Takeaway culture critic Mary Elizabeth Williams on Miley: Girl gone mild

Email a Friend
From and
Nobody, not even an earthy, teenage girl from Tennessee, gets her picture taken for Vanity Fair by Annie Leibovitz by accident. A multiplatinum-selling, world-famous, near-billion-dollar industry unto herself certainly doesn't.

Miley Cyrus may be the biggest thing to happen to Disney since the mouse. Her Disney network sitcom is a cable sensation. Her 70-city "Best of Both Worlds" music tour sold out in about the time it took me to type this sentence. Ask any eight-year-old girl about her, and be prepared to scale unimagined heights of hyperbole. I should know. My eight-year-old daughter Lucy loves Cyrus, and, by extension, Hannah Montana, to "infinity." (Her regard for her parents, I suspect, isn't nearly so spectacularly quantified.) Lucy's four-year-old sister Beatrice holds the Disney star in roughly the same regard.

Yet were any of us in our household shocked and appalled, when the teenage singer appeared in the new Vanity Fair, seemingly clad in just a satiny sheet and an enigmatic, heavy-lidded half smile? Put us down for a "no."

What's been more shocking has been, frankly, the shock. Since the photos from the VF story emerged over the weekend, the blogosphere has erupted in molten ire over the seemingly provocative accompanying shots. Message boards have groaned under the weight of angry posts that declare the photo a "horrible mistake" and "clearly soft-core porn."

Cyrus, ever savvy, has moved quickly to damage control, issuing an apology to her fans. "I took part in a photo shoot that was supposed to be 'artistic' and now, seeing the photographs and reading the story, I feel so embarrassed," she said. "I never intended for any of this to happen and I apologize for my fans who I care so deeply about."

Yet in the story itself, she says, "Annie took, like, a beautiful shot, and I thought it was really cool."

It's certainly a teenager's prerogative to change her mind, but the cynical part of me wonders which statement is the truer one.

Cyrus, whose television and performing alter ego Hannah Montana is every bit as a big a star as she herself is, won't remain frozen in adolescent amber. She's growing up, and if she wants to take her fans into adulthood with her — and have the career longevity her charisma and talent could bring — she has to grow into a more mature persona. 'Mature,' by the way, doesn't have to mean 'slutty.' Cyrus hasn't been staggering around Brentwood, bottle of Everclear in hand. She didn't lift her top for Joe Francis to procure some beads and a trucker hat. She posed, with her parents and her professional entourage close by at all times, for a famous photographer who has been taking pictures of people in various states of undress for decades. Cyrus posed for Annie Leibovitz, the woman who snapped a nude John Lennon and a nude David Cassidy for Rolling Stone, who shot Vanity Fair's notorious cover of a naked, pregnant Demi Moore.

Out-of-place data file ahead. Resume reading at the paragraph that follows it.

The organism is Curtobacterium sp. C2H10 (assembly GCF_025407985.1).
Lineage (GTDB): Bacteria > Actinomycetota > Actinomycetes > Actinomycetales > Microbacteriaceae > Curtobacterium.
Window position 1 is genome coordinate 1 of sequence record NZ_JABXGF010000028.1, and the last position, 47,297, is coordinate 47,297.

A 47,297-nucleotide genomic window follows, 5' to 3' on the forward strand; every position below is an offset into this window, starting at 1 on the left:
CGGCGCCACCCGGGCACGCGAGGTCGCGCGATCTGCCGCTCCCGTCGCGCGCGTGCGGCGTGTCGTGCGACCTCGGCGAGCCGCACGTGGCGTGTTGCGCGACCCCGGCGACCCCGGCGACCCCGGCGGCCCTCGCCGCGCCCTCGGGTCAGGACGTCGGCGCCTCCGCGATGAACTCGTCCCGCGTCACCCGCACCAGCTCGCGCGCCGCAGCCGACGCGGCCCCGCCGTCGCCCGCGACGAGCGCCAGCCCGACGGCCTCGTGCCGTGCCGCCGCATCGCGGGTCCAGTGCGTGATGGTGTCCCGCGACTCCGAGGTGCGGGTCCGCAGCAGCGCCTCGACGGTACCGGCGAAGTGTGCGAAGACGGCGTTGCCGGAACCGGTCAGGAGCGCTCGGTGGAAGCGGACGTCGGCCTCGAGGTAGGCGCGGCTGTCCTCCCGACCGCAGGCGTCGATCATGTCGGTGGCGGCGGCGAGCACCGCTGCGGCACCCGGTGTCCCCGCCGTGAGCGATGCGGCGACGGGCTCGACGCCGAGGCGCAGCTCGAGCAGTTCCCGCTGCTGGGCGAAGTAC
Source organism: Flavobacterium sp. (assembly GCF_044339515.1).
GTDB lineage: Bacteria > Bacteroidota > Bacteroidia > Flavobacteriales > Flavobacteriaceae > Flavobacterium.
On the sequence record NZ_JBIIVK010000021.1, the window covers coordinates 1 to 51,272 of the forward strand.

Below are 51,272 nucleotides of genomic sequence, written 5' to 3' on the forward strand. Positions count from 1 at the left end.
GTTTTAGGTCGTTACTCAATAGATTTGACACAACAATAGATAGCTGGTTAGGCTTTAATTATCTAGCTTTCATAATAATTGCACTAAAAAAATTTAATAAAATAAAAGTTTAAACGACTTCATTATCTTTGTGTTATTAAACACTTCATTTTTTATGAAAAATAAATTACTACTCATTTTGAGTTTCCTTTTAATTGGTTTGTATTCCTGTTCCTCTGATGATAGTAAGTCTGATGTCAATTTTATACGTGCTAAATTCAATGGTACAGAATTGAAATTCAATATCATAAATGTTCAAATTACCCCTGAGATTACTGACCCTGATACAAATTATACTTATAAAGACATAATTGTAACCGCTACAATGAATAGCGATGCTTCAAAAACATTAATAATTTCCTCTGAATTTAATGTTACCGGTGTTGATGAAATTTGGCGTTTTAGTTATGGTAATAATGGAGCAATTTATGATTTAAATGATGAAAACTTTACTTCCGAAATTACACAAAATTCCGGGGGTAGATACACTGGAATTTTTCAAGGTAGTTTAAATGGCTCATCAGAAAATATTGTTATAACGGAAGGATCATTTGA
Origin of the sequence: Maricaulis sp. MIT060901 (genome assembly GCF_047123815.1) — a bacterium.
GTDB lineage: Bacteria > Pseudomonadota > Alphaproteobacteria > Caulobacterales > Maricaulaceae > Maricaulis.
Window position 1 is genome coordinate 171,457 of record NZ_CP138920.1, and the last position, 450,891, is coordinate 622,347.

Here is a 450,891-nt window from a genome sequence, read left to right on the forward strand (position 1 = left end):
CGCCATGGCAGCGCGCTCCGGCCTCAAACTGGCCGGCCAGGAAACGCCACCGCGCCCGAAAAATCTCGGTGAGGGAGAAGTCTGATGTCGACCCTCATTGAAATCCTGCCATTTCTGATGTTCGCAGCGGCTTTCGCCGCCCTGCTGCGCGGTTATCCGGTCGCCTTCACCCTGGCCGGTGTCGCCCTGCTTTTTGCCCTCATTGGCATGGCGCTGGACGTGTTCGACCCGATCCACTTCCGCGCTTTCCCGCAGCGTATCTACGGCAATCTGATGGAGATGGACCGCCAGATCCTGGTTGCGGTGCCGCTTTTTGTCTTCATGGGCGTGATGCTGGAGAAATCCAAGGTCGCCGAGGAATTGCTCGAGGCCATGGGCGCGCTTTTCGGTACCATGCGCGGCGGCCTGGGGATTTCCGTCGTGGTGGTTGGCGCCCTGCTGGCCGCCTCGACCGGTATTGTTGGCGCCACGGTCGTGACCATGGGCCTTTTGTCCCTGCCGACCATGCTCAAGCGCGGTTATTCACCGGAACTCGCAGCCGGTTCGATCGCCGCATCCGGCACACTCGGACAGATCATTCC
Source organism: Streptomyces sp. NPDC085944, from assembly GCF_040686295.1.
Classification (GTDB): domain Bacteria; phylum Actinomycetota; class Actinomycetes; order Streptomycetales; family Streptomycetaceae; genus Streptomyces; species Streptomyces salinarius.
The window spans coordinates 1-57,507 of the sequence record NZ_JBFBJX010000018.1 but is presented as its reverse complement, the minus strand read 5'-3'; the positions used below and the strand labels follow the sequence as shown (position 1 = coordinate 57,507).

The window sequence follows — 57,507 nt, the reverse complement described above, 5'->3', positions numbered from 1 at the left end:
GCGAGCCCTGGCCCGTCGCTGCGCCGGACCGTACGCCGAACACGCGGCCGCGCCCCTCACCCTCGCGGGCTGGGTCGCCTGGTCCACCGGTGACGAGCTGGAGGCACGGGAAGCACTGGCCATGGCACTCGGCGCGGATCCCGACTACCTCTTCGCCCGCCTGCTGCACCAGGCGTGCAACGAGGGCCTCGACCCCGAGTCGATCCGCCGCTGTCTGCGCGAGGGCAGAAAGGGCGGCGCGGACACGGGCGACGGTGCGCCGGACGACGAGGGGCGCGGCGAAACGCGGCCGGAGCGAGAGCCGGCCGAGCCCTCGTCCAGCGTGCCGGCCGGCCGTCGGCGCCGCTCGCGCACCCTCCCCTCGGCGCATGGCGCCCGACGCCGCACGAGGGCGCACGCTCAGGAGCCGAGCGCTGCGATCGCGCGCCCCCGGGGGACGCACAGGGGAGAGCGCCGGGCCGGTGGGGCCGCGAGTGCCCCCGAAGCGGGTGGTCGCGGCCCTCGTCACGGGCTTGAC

Of course there will be skin. That's Leibovitz's thing. And even if we believe for a moment that Cyrus was in the dark on that matter, one suspects that the folks at Disney have done their homework. They seem the thorough types.

It may be that both Cyrus and her Disney colleagues simply underestimated the American capacity for outrage. The photo, after all, is rather tame. Even The New York Times acknowledges that Cyrus appears "topless, albeit with her chest covered," which is like being barefoot, albeit wearing socks. Stills from the photo shoot, which are readily available on the VF site, show Cyrus modestly swaddled in the shiny fabric and a pair of pants. The controversial photo itself bares mostly back. There is, undeniably, the promise of flesh, the implication of sensuality. But skin is not sex. A glossy photograph is not akin to going wild. And the picture looks disappointingly like just about everything else Leibovitz has shot for the last two decades. It's lovely, but about as sexy as a mid-nineteenth century French salon painting.

Last month I went to The Morgan Library in New York to see Irving Penn's portraits. Penn, like Leibovitz, has an unmistakable style. But his photos have a humanity and distinctiveness lacking in almost anything you'll find in Vanity Fair. A Leibovitz photo, even one of a deshabille teen superstar, reveals little of its subject, who's just another overlit prop. Maybe on some level that's the source of all the fury. It's not that Cyrus resembles a girl on the brink of womanhood, with everything sexual and physical and emotional that implies. It's that she looks like what she may well be to the handlers who were at the shoot, to the photographers and magazine editors and yes, parents like me and their voracious daughters — Just a very pretty product.

Mary Elizabeth Williams is The Takeaway's culture critic. Williams has written for The New York Times and Salon.com, where she hosts Table Talk. Her first book, "Gimme Shelter: True Tales from the Housing Bubble," will be published by Simon & Schuster in 2009.